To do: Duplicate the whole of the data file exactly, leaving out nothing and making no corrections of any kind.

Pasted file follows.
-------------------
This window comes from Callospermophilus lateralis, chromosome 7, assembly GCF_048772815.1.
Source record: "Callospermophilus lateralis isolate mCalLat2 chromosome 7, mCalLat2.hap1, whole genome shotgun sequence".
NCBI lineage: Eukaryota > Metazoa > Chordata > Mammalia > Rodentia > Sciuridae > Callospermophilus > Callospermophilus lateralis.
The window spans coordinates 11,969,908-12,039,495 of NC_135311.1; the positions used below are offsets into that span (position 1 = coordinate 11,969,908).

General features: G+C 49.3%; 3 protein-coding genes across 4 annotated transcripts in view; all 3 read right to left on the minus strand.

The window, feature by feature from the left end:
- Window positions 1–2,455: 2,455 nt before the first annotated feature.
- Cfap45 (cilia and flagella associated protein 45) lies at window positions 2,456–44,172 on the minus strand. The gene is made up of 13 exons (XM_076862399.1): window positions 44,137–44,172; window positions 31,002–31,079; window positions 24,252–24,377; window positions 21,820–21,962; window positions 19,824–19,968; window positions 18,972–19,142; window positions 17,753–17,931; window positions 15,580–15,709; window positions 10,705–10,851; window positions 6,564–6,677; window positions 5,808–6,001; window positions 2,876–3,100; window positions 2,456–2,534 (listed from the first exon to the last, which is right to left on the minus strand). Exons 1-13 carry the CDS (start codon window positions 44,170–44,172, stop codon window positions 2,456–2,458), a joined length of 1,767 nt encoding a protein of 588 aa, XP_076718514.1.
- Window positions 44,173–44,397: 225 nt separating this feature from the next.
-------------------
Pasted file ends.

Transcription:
This window comes from Callospermophilus lateralis, chromosome 7, assembly GCF_048772815.1.
Source record: "Callospermophilus lateralis isolate mCalLat2 chromosome 7, mCalLat2.hap1, whole genome shotgun sequence".
NCBI lineage: Eukaryota > Metazoa > Chordata > Mammalia > Rodentia > Sciuridae > Callospermophilus > Callospermophilus lateralis.
The window spans coordinates 11,969,908-12,039,495 of NC_135311.1; the positions used below are offsets into that span (position 1 = coordinate 11,969,908).

General features: G+C 49.3%; 3 protein-coding genes across 4 annotated transcripts in view; all 3 read right to left on the minus strand.

The window, feature by feature from the left end:
- Window positions 1–2,455: 2,455 nt before the first annotated feature.
- Cfap45 (cilia and flagella associated protein 45) lies at window positions 2,456–44,172 on the minus strand. The gene is made up of 13 exons (XM_076862399.1): window positions 44,137–44,172; window positions 31,002–31,079; window positions 24,252–24,377; window positions 21,820–21,962; window positions 19,824–19,968; window positions 18,972–19,142; window positions 17,753–17,931; window positions 15,580–15,709; window positions 10,705–10,851; window positions 6,564–6,677; window positions 5,808–6,001; window positions 2,876–3,100; window positions 2,456–2,534 (listed from the first exon to the last, which is right to left on the minus strand). Exons 1-13 carry the CDS (start codon window positions 44,170–44,172, stop codon window positions 2,456–2,458), a joined length of 1,767 nt encoding a protein of 588 aa, XP_076718514.1.
- Window positions 44,173–44,397: 225 nt separating this feature from the next.